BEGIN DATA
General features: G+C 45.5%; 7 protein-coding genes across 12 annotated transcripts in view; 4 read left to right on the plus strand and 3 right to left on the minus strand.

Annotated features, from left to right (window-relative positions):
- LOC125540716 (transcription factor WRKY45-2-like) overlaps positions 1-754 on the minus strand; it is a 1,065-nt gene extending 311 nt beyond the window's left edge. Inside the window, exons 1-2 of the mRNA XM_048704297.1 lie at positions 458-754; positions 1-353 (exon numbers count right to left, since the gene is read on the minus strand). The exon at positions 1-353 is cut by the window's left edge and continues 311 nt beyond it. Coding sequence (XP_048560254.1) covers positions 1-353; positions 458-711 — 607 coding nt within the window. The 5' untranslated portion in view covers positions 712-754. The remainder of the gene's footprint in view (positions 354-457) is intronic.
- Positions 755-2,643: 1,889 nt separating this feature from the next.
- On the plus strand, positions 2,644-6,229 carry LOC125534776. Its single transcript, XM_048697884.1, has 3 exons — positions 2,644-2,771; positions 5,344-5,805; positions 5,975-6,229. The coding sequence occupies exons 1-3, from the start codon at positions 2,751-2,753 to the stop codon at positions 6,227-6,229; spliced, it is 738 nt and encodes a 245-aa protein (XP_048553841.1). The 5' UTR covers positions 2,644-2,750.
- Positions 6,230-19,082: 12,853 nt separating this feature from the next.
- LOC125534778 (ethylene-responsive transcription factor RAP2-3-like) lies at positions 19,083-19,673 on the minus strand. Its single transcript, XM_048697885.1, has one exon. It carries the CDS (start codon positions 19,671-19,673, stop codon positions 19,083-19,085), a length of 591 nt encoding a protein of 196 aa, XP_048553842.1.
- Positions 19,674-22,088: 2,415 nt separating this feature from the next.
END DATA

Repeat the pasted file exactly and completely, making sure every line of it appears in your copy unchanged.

General features: G+C 45.5%; 7 protein-coding genes across 12 annotated transcripts in view; 4 read left to right on the plus strand and 3 right to left on the minus strand.

Annotated features, from left to right (window-relative positions):
- LOC125540716 (transcription factor WRKY45-2-like) overlaps positions 1-754 on the minus strand; it is a 1,065-nt gene extending 311 nt beyond the window's left edge. Inside the window, exons 1-2 of the mRNA XM_048704297.1 lie at positions 458-754; positions 1-353 (exon numbers count right to left, since the gene is read on the minus strand). The exon at positions 1-353 is cut by the window's left edge and continues 311 nt beyond it. Coding sequence (XP_048560254.1) covers positions 1-353; positions 458-711 — 607 coding nt within the window. The 5' untranslated portion in view covers positions 712-754. The remainder of the gene's footprint in view (positions 354-457) is intronic.
- Positions 755-2,643: 1,889 nt separating this feature from the next.
- On the plus strand, positions 2,644-6,229 carry LOC125534776. Its single transcript, XM_048697884.1, has 3 exons — positions 2,644-2,771; positions 5,344-5,805; positions 5,975-6,229. The coding sequence occupies exons 1-3, from the start codon at positions 2,751-2,753 to the stop codon at positions 6,227-6,229; spliced, it is 738 nt and encodes a 245-aa protein (XP_048553841.1). The 5' UTR covers positions 2,644-2,750.
- Positions 6,230-19,082: 12,853 nt separating this feature from the next.
- LOC125534778 (ethylene-responsive transcription factor RAP2-3-like) lies at positions 19,083-19,673 on the minus strand. Its single transcript, XM_048697885.1, has one exon. It carries the CDS (start codon positions 19,671-19,673, stop codon positions 19,083-19,085), a length of 591 nt encoding a protein of 196 aa, XP_048553842.1.
- Positions 19,674-22,088: 2,415 nt separating this feature from the next.